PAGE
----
No New Suzuki GSX-R Machines for 2016, Unfortunately

They say patience is a virtue, but, like every single thing in the known universe, patience has a limit, too. However, if you're waiting for a new generation of Suzuki Gixxers, you'll have to find resources to extend your patience through 2017, most likely. Recent homologation papers from CARB indicate that the 2016 model year engines are unchanged.
2015 Suzuki GSX-R1000 6 photos
Photo: Suzuzki
2015 Suzuki GSX-R10002015 Suzuki GSX-R10002015 Suzuki GSX-R1000, ABS is optional2015 Suzuki GSX-R1000 dashboard2015 Suzuki GSX-R1000 in naked trim
With the California Air Resources Board (CARB) being one of the most draconic organization as far as the environmental impact of vehicles goes, it can be used as a barometer indicating the trends in the industry. That is because all manufacturers who intend to sell their machines in the Golden State will make sure that getting CARB approval is one of the first things they do ahead of a new sales year.

Optional ABS is the only change in the GSX-R line-up

The only modifications to the bikes as far as technology is concerned is the addition of anti-locking brakes as an option. This is not at all surprising because, in the European Union, all bikes over 125 cc will have to be equipped with ABS brakes, so the move is more of a natural expansion. Even though the US regulations don't require ABS as a compulsory equipment, adding it to the options list is a neat decision, as safety is a thing many riders value quite a lot.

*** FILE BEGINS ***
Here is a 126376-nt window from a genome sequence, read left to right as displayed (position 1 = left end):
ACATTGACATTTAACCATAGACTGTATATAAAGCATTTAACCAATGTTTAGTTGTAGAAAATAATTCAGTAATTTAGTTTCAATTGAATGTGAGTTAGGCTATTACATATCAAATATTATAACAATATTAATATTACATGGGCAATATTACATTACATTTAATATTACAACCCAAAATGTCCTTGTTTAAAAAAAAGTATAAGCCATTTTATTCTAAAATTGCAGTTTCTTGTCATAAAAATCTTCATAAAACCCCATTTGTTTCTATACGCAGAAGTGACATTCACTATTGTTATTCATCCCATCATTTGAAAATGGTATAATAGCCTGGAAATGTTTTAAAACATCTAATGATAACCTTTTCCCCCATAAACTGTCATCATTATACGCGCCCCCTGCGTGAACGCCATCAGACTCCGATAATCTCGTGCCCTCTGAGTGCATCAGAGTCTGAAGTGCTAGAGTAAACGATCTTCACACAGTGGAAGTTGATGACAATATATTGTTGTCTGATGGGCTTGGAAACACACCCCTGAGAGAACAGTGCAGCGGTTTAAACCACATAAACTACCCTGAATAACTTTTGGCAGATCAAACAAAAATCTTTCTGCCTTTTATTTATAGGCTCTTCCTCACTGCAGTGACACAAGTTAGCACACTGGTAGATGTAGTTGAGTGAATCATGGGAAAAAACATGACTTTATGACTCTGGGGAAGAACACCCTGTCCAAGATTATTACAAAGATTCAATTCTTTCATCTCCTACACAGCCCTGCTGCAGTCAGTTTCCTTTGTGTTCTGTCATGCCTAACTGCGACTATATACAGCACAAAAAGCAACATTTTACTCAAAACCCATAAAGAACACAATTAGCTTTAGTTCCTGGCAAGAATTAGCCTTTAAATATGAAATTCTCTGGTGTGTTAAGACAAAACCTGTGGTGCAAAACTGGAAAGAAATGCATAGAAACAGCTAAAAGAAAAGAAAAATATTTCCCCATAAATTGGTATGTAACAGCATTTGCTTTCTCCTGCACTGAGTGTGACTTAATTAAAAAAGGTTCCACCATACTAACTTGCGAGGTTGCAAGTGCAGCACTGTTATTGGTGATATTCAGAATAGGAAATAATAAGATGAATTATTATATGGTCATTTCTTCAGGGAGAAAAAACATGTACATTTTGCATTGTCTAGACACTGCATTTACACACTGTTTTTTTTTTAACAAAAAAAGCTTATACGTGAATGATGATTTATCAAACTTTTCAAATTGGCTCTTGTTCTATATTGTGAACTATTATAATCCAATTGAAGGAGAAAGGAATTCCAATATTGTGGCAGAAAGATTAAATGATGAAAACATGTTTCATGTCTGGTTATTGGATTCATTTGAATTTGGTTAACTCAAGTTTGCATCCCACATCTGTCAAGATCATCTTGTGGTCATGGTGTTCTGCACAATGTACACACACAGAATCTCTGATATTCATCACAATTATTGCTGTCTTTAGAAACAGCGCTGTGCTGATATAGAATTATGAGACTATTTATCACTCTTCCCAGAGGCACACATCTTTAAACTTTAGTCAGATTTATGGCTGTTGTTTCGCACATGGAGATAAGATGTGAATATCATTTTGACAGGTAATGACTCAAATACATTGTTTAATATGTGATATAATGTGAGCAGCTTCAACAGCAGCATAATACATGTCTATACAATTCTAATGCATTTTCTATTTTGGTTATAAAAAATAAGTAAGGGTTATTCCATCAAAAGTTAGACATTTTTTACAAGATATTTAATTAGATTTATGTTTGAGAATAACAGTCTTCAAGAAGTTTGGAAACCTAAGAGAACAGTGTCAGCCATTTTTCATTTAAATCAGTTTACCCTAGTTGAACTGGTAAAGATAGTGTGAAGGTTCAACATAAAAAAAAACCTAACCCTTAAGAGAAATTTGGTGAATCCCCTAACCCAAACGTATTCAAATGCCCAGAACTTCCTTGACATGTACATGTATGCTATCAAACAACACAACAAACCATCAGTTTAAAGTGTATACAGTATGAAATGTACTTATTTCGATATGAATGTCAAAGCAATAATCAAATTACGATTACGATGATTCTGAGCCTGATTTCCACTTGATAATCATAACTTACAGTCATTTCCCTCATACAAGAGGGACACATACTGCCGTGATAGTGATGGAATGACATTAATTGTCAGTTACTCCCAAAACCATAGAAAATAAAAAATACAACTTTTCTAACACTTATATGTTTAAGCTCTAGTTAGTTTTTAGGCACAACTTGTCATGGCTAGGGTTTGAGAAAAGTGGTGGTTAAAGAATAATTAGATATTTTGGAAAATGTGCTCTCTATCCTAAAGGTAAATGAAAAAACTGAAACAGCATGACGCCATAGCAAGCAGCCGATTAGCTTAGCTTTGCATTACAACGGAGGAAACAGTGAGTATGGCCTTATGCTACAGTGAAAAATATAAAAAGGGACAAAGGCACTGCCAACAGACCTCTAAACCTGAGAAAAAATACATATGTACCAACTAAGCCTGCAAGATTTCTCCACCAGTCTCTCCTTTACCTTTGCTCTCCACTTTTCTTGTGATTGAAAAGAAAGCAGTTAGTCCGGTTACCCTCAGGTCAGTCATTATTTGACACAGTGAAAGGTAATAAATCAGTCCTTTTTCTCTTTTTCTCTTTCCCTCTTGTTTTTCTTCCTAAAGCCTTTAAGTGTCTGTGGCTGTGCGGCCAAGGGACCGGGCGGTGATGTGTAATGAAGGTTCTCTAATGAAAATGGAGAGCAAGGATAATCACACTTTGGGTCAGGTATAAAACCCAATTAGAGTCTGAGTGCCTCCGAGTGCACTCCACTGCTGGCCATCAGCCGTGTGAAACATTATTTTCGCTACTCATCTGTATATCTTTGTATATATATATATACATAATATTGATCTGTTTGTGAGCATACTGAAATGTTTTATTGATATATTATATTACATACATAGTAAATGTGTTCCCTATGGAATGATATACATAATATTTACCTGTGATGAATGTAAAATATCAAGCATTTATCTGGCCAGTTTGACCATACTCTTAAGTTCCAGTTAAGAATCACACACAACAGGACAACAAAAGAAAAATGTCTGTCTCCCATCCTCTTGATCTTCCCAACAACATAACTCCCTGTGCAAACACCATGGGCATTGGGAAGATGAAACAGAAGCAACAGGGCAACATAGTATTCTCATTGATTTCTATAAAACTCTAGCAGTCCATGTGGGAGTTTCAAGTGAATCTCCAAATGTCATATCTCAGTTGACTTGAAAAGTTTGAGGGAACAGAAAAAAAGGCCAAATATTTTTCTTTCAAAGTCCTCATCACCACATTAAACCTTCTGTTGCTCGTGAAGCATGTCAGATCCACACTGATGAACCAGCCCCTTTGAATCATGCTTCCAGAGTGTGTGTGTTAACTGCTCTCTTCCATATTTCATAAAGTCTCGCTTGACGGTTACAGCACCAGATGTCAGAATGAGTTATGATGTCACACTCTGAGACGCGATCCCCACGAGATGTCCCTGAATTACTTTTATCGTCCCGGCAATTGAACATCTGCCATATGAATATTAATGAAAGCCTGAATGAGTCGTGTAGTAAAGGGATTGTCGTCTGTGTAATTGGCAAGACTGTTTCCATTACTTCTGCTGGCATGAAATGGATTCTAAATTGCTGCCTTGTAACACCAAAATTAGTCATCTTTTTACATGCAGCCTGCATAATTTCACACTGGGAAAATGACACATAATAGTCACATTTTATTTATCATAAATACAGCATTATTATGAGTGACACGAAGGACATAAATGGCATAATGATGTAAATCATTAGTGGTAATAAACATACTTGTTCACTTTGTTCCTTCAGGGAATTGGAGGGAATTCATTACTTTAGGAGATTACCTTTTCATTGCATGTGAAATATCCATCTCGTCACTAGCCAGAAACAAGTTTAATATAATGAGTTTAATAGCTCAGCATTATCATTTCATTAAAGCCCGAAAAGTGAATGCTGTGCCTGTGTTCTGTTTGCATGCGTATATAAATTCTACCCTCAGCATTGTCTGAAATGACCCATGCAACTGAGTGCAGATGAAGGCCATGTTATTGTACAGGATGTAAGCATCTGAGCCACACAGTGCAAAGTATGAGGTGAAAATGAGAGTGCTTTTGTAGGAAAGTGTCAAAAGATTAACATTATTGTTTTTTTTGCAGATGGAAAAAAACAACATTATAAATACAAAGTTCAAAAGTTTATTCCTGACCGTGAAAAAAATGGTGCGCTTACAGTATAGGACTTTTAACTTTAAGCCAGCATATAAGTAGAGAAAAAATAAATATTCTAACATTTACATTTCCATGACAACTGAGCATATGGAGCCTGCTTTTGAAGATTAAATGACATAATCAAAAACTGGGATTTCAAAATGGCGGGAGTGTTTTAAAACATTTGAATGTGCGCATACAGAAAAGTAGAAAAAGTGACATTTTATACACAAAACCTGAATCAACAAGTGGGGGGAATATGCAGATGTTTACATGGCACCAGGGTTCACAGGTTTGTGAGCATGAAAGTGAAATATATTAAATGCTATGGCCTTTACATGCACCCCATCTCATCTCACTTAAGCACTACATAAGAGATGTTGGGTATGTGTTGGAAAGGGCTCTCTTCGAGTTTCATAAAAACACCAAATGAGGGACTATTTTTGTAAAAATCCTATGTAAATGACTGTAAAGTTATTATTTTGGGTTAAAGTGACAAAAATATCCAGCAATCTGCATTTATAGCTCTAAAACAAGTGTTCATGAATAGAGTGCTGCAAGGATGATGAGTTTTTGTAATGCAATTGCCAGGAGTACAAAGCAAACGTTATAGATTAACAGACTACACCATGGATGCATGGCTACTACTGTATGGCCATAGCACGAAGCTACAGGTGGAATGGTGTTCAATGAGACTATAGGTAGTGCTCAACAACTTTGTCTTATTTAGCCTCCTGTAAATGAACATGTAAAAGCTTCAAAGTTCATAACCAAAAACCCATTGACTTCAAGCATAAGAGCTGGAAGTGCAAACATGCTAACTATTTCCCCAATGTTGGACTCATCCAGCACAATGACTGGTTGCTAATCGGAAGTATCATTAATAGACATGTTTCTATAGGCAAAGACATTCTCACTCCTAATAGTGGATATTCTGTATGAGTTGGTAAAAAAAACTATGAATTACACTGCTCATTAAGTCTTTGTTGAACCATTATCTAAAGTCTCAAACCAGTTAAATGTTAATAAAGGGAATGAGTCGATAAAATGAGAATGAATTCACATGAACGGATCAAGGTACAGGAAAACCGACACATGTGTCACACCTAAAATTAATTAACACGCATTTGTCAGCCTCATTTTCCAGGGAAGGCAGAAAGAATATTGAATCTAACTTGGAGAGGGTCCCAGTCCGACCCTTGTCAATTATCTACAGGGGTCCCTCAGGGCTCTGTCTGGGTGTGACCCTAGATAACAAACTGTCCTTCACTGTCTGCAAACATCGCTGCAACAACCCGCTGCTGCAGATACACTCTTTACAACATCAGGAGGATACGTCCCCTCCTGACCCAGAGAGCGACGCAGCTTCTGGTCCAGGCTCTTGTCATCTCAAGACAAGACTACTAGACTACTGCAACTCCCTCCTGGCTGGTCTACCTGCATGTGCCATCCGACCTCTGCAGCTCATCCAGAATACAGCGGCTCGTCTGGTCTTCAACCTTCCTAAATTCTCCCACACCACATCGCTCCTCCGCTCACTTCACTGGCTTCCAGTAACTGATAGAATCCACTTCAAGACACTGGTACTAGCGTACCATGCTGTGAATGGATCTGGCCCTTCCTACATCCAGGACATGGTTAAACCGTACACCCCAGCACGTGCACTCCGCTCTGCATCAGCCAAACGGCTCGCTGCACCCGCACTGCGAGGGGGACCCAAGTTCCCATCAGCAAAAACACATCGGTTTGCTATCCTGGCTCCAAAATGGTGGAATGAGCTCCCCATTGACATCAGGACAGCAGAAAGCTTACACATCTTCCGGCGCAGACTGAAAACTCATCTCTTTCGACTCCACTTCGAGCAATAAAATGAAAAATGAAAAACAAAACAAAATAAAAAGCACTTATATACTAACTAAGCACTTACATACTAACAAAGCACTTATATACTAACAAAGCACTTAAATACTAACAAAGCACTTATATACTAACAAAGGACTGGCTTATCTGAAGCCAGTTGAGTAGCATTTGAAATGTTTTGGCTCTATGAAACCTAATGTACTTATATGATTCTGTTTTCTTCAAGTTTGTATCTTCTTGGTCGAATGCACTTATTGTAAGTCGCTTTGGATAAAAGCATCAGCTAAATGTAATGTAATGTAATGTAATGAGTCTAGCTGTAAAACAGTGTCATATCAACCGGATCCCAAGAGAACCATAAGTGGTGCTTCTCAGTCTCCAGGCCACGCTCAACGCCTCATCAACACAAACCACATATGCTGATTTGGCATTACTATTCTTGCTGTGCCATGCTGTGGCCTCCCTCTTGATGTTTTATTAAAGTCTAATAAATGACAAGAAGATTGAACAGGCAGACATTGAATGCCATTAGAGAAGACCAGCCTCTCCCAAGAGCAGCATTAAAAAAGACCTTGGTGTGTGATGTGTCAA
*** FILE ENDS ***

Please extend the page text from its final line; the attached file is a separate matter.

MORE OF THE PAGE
A cheaper superbike for those in search of sporty performance

Now, the truth is that we're only trying to anticipate Suzuki's next move in the field. Most other superbike manufacturers introduced various upgrades for their machines, including massive overhauls, like that of the Yamaha R1.

This, in turn, causes Suzuki enthusiasts to feel a bit neglected and left behind, but only because an upgrade for the Gixxer family is overdue in terms of industrial pace. Until a new generation appears, these machines offer plenty of bang for the buck, and performance that can rival with what the new and more expensive bikes can deliver. If 300 km/h (185 mph) is what you need, you can get your kicks with a liter-class Gixxer and for significantly less than what you'd fork out on an S1000RR or R1.

The bikes are still competitive at street level, and on the race track it is also a fearsome presence, so claiming that the old Gixxers are scrap-worthy is being unnecessary mean. Even in the current trim, the GSX-R1000 packs more power than most of the riders can handle safely, so hearing complaints from the usual Average Joe is rather funny.

Optimistic guys believe we might see an early 2017 model year this fall. Suzuki has a similar precedent with introducing the 2014 V-Strom way ahead of the actual release and some hope it will be the same with the new Gixxers.

Honestly, a new generation of Suzuki GSX-R machines is probably one of the most anticipated moves in the sports bike industry, but time will tell whether we get to see these bikes this fall or not.
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